Testing under excitation limit in 60 MW (Software) 

Fig. 10: 
Testing over excitation limit in 60 MW 
Provided that despite exciters reaction, reactive power passes defined limit,
there will be a load rejection (Disconnection from grid) either by exciter or
protection relays. Because of destructive nature of this phenomenon, in real
test, setpoints will be moved to larger value to test this limitation. Figure
8 displays a moment in which by displacing machine’ s limit from 60
to 36 Mwar under excitation limit activated.

Fig. 11: 
Testing over excitation limit in 60 MW (Software) 

Fig. 12: 
Stator current limiting in 140 MW 
When in simulating environment there will be no danger to play with generator
setpoints. And as AnsaldoEnergia generator supplier suggested to enable under
excitation limit in 60 Mwar, this value has been set in Exciter.
As it has been shown in Fig. 9, to activate this limitation, U_{g} setpoint has been declined to 0.92 PU but before reaching to that level, under excitation limit was activated and by increasing E_{f}, reactive power has been forced back to safe work area.
Upper limit level of excitation current is totally dependent on the generator’s
structure and its nominal power. As a result of exciter’s current accretion,
beside reactive power, generator current will also increase. Normally as current
flows in stator, its temperature will get intensified. Figure
10 provides exciter behaviors in time of changing overexcitation limit
level from 200 to 36 Mwar in real situation.

Fig. 13: 
Stator current limiting in 60 MW (Software) 

Fig. 14: 
Generator symmetrical fault in 64 MW for 90 m sec 
In most exciters, over excitation limit is not an instant alarm and it usually
takes some seconds to get activated.
Figure 11 is over excitation limit test in Network and Generator simulator. U_{g} Setpoint has been set to 1.02 PU or 16014 KV while network voltage was 0.994 PU. As it has been shown in the figure after some seconds over Excitation limit has been activated and by decreasing E_{f} reactive power has been plunged back to its green zone.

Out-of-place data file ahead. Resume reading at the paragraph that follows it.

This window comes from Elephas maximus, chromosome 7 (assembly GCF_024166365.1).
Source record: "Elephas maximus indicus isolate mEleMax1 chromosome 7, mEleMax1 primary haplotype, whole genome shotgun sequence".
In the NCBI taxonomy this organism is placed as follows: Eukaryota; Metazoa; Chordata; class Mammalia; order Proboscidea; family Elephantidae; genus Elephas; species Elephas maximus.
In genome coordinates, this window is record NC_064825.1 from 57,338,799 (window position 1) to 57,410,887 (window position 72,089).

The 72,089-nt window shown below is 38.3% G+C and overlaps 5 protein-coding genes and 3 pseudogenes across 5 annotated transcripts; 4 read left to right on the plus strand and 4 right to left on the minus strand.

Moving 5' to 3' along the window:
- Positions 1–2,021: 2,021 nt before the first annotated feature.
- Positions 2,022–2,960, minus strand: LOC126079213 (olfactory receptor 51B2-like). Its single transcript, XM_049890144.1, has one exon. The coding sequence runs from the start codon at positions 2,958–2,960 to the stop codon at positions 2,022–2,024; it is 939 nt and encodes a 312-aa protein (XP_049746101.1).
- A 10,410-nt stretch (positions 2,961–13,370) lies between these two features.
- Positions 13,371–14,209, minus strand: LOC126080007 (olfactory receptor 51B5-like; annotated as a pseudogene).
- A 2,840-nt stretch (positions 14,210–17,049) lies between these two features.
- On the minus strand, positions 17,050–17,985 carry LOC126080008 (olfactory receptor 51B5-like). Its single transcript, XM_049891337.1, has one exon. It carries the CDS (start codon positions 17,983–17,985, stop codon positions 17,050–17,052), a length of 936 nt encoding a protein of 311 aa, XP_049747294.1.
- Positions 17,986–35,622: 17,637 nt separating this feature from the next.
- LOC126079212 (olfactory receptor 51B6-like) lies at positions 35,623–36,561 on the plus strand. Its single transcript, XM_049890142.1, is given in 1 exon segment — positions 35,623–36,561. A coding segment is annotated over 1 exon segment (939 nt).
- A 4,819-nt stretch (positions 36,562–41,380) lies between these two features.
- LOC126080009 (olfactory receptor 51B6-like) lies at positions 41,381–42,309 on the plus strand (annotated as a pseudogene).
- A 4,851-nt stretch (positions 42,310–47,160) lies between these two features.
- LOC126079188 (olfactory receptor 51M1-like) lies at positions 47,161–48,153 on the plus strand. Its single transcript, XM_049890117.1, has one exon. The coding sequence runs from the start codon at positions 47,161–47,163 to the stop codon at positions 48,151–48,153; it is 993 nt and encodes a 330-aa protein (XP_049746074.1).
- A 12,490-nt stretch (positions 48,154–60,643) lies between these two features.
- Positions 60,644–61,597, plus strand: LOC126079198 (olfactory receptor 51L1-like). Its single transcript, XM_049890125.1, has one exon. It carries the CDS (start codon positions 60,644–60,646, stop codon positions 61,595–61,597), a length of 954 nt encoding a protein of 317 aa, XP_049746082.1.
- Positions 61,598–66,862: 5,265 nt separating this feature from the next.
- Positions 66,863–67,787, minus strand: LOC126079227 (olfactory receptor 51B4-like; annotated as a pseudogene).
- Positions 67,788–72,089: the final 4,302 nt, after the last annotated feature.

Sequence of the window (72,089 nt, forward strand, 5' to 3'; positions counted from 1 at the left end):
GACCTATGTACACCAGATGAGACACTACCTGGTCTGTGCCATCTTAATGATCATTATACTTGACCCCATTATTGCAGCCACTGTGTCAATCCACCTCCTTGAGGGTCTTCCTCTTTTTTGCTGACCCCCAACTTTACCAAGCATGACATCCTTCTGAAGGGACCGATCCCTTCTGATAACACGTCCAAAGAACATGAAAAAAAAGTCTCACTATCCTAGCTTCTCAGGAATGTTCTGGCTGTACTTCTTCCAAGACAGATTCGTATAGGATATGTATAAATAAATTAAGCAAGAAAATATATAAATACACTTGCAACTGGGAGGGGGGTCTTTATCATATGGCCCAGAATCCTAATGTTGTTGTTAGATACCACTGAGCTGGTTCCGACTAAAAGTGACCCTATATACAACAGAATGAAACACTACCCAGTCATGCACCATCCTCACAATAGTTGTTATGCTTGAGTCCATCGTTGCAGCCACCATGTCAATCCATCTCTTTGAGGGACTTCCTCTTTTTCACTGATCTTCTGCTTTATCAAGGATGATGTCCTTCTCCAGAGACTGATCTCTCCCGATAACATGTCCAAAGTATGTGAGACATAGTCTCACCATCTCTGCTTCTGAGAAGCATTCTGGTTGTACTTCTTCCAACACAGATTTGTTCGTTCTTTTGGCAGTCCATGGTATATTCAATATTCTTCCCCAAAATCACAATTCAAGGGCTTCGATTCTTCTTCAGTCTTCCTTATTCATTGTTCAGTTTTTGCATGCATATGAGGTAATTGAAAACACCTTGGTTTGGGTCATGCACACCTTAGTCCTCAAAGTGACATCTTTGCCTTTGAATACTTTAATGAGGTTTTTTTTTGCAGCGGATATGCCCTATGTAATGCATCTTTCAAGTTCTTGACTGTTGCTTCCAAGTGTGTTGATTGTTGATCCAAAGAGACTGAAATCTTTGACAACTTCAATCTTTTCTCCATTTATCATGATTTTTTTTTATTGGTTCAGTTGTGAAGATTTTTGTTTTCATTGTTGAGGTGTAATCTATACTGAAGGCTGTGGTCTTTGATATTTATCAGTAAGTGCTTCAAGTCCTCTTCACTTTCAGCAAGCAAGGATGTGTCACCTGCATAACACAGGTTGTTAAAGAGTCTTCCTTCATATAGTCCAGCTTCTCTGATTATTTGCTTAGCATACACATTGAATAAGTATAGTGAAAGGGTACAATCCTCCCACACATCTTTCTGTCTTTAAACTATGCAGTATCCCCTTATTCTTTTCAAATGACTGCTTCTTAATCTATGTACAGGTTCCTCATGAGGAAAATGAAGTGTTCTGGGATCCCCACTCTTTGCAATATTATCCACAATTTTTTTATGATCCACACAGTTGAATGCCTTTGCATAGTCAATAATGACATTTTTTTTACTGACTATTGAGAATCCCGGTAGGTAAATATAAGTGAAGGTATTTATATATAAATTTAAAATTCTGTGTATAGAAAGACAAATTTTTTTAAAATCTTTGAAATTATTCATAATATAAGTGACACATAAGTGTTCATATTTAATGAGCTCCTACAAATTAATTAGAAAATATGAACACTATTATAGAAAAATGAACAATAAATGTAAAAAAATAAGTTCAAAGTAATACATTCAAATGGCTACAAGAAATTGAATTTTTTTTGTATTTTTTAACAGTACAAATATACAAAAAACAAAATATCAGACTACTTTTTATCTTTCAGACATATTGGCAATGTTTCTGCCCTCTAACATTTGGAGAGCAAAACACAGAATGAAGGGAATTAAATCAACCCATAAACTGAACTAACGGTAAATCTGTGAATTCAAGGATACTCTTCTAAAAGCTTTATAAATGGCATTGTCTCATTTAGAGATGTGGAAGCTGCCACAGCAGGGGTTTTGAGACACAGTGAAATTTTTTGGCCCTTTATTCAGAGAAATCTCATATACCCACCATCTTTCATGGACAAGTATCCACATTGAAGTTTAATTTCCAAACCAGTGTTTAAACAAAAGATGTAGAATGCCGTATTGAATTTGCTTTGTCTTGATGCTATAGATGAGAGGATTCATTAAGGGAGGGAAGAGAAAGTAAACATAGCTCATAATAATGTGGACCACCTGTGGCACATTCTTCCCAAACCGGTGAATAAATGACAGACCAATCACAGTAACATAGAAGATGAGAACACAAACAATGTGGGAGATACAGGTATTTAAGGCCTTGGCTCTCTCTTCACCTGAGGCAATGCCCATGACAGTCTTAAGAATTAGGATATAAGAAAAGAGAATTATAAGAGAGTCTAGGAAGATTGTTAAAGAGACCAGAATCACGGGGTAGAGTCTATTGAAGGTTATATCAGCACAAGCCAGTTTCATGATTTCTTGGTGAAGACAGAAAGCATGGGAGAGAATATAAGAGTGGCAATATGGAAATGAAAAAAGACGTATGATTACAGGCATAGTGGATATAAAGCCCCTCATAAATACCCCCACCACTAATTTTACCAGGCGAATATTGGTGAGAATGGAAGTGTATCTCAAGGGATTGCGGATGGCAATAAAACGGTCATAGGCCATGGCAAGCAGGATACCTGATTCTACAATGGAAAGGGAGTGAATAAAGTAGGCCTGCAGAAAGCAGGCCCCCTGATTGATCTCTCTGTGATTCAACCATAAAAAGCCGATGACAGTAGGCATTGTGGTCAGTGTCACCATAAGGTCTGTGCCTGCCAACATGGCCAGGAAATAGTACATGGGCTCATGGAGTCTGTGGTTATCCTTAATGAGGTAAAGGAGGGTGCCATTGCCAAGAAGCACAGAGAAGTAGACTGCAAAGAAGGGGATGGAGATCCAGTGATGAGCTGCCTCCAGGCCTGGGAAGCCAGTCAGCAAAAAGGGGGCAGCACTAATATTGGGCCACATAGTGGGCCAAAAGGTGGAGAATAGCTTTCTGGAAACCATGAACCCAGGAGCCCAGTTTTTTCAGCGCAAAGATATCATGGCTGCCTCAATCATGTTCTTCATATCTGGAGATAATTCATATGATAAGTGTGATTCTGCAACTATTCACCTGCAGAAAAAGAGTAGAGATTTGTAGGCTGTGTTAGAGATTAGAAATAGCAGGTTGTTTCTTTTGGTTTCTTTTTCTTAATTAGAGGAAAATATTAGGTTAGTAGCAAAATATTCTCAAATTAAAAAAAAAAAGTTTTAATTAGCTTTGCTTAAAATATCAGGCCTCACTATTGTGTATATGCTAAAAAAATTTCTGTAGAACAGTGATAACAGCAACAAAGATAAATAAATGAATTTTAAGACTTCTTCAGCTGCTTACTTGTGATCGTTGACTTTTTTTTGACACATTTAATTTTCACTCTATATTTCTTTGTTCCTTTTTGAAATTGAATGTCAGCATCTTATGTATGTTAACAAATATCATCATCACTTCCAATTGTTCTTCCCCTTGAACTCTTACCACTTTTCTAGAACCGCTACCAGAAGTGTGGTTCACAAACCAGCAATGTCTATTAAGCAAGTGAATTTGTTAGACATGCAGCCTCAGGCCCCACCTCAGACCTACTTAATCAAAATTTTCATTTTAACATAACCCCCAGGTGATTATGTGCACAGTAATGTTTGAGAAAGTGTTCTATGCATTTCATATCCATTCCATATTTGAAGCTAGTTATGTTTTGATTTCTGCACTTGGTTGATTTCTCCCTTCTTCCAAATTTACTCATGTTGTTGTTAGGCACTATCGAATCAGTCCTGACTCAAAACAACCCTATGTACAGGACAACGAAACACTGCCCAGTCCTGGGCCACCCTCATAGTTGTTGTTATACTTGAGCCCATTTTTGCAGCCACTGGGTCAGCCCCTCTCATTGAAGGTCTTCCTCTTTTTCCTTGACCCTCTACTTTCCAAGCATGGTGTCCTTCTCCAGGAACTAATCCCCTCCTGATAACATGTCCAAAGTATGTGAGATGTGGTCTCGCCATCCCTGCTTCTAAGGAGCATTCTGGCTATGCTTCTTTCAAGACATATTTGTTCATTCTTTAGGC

Stator current limiting: Just like over excitation, when a high level
of active power is producing, there will be a high amount of current through
generator’s stator windings which inevitably same rule of maximum level
of current and stator winding over heating should be applied. In case of reaching
to restrictions, it is excitation’s duty to decrease I_{g} and
bring generator back to safe zone. Most excitation systems will command Turbine’s
Governor to decline active power while reducing their own DC current (I_{f}).
Figure 12 and 13 are real and simulated
charts of this limitation. It’s obvious that in both Fig.
12 and 13 P and E_{f} has been scaled down after
stator current limit activation.
Balanced three phase fault analysis: Study of faults is crucially important in designing and analysis of generators behaviors. In real operation of a 200 MVA Synchronous generator it’s almost impossible to conduct such a test  in 64 MW  and record fault values such as terminal voltage and generator current. By using simulator you can apply almost every kind of fault in test field and then investigate possible reactions of different exciter logics. Having the privilege of experiencing such events with an accurate simulator, valuable information will be gained to help engineers to not only grow a sophisticated insight out of machine and exciter but also adjusting the protection relays and intensify the level of safety. For instance, analysis of three phase symmetrical fault will help us to choose the best phase relays for a specific generator and measure exciter’s agility in facing such a fault. In this paper we intend to briefly point out a symmetrical three phase fault. This kind of fault is a rare one yet, the most sever and destructive fault which may occur on a generator’s bas bars.
A time adjustable three phase balanced fault has been implemented in the software which by clicking and activating it, V_{t} will get grounded for defined milliseconds. Figure 14 is an instant V_{t} fault for 90 m sec which were simulated in factory’s test field.
CONCLUSION
The aim of this study is to introduce a rich modeling of Synchronous machine and network connected to a real excitation system. Simulator setup assists engineers on stability studies and to use computer simulation as a tool for conducting generator’s transient and control studies. Next to having an actual system to experiment on, simulation is often chosen by engineers to study transient and control performance or to test conceptual designs and conduct pernicious tests.
This study tries to demonstrate the advantages of using MATLAB and LabVIEW for analyzing steady state power system stability and its capabilities for simulating transients in power systems.
ACKNOWLEDGMENT
Authors would like to acknowledge the active participation and financial support
of the MAPNA Electrical and Control Engineering and manufacturing company.